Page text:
Robotic kidney transplantation.
CONCLUSIONS: Robotic renal transplantation is a feasible surgical technique with interesting functional results. As a minimally invasive route, it is a promising option to reduce the surgical morbidity inherent to the renal transplant. PMID: 28530626 [PubMed - in process]
We report a case of this elusive diagnosis and describe kidney salvage by using laparoscopic fixation.
CONCLUSION: The retroperitoneal approach for RART permits the kidney to be cooled and a direct access to the iliac vessels and bladder. This initial series with more than a year of post-monitoring RART shows promising results despite some initial technical difficulties. The procedure can still be improved and hoped to see an improvement in the results. A comparison to the results of the conventional route is necessary before diffusing the robot-assisted technique. LEVEL OF PROOF: 3. PMID: 29158031 [PubMed - as supplied by publisher]
ConclusionsKAT is an effective treatment for complex ureteral lesions and kidney vascular abnormalities, with good results in the long term. Surgical complications are frequent, but usually minor. As a challenging surgery, it should be performed by experienced kidney transplant surgeons. Complex and proximal ureteral injuries are nowadays the main indication of this procedure.
Background: Laparoscopic hysterectomy (LH) is a frequent modality of treatment of abnormal uterine bleeding and uterine fibroid. Attention to anatomy is critical in patients with renal transplant.
Morbid obesity among kidney transplant recipients (KTR) has been linked to excess morbidity and mortality. Laparoscopic bariatric surgery is considered to be a relatively safe management option for morbidly obese patients. Given that KT recipients have greater morbidity and length of stay after general surgery procedures, we sought to investigate the differences in postoperative outcomes between KTR and non-KTR after bariatric surgery.
Morbid obesity has been shown to increase risk of perioperative complications, delayed graft function, and mortality in kidney, liver, and lung/heart transplants. Both laparoscopic gastric bypass(LGBP) and laparoscopic sleeve gastrectomy(LSG) have been proven to be safe and efficacious in patients with end-stage kidney and liver disease of various etiologies, and are utilized to improve transplant candidacy by treating morbid obesity and associated co-morbidities, however the optimal bariatric operation for each transplant is not clear.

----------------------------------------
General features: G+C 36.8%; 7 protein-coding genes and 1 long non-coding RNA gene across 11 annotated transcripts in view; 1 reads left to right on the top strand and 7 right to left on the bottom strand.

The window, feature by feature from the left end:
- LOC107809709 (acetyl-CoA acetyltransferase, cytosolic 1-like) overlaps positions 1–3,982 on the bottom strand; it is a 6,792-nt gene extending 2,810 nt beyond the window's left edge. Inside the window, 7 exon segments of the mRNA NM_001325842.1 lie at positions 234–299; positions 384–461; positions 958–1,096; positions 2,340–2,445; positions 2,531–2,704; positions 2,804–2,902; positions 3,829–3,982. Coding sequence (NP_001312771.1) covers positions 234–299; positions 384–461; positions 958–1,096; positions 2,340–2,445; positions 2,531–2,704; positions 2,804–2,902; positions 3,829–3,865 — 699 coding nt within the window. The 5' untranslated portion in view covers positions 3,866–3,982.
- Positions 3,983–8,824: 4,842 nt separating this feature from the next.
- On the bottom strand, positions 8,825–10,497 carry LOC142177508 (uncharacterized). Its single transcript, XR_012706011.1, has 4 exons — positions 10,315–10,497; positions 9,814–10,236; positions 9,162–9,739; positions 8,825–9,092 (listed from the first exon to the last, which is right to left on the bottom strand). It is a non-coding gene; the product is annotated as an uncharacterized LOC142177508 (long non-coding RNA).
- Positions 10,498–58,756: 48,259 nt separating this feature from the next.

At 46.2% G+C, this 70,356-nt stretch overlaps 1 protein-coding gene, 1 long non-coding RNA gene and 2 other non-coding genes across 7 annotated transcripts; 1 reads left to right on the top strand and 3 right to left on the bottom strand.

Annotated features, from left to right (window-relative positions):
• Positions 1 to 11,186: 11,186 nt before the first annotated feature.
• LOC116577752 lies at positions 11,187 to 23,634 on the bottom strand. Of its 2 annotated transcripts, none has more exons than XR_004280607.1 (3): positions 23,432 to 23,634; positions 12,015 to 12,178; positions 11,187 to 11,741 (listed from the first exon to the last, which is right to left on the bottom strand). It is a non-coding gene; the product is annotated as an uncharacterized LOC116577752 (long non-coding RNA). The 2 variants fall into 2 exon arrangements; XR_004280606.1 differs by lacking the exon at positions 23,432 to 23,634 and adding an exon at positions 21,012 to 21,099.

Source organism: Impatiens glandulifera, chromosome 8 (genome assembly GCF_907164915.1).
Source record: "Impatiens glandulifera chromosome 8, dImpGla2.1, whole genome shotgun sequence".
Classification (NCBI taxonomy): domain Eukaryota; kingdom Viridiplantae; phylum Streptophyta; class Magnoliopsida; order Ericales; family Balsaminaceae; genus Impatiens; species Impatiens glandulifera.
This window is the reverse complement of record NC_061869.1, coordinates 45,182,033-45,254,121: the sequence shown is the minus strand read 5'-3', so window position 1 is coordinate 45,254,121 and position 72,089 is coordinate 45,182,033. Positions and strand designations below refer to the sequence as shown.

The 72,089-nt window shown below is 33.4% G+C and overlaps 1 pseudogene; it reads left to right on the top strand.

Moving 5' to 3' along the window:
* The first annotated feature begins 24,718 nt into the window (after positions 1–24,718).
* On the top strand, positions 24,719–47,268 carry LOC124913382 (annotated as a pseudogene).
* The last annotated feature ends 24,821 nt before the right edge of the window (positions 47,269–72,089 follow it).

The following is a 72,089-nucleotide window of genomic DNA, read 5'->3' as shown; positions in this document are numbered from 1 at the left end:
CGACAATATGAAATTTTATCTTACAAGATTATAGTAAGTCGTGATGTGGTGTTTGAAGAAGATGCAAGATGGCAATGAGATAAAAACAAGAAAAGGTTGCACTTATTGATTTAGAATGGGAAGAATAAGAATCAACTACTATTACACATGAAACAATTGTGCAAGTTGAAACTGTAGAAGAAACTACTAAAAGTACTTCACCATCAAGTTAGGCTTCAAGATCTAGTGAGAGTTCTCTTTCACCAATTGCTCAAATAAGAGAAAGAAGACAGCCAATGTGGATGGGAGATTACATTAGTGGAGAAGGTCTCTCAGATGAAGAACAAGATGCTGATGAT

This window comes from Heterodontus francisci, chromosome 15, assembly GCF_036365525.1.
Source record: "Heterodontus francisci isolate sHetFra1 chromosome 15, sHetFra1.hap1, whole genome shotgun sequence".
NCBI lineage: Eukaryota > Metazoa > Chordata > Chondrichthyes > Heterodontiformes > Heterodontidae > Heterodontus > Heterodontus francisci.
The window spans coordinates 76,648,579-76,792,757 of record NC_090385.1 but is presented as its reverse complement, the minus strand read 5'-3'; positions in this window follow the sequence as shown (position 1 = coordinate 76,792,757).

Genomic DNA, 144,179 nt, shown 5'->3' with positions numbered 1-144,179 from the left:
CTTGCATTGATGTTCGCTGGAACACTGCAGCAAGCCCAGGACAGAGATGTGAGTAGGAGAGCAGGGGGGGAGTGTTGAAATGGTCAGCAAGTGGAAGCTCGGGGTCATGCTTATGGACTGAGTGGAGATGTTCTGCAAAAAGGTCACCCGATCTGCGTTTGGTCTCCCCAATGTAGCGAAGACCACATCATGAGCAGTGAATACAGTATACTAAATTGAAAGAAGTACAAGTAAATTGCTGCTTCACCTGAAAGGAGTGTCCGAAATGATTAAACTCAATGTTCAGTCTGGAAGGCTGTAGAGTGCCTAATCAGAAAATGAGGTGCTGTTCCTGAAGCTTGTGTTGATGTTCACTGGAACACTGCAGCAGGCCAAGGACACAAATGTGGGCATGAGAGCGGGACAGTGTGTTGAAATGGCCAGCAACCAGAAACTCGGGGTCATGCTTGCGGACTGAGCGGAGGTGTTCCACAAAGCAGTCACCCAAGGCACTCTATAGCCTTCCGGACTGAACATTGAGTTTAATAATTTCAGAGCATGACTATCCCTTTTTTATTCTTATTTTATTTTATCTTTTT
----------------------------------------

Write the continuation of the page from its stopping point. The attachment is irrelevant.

Conclusion MIS general surgeons using a standardized technique can learn and perform a new, unfamiliar procedure with excellent results. Women are easier to perform organ harvest than men. Organ harvest from obese patients can be safely performed.
CONCLUSION: Laparoscopic resection for advanced CRC in organ transplant recipients is technically feasible and therapeutically safe, and seems to have the advantages of few postoperative complications, short recovery time, and acceptable oncological outcomes. PMID: 28925783 [PubMed - as supplied by publisher]
This article originally appeared on Health.com
Morbid obesity is a barrier to kidney transplantation due to inferior outcomes, including higher rates of new‐onset diabetes after transplantation (NODAT), delayed graft function (DGF), and graft failure. Laparoscopic sleeve gastrectomy (LSG) increases transplant eligibility by reducing BMI in kidney transplant candidates, but the effect of surgical weight loss on posttransplantation outcomes is unknown. Reviewing single‐center medical records, we identified all patients who underwent LSG before kidney transplantation from 2011‐2016 (n = 20). Post‐LSG kidney recipients were compared with similar‐BMI rec...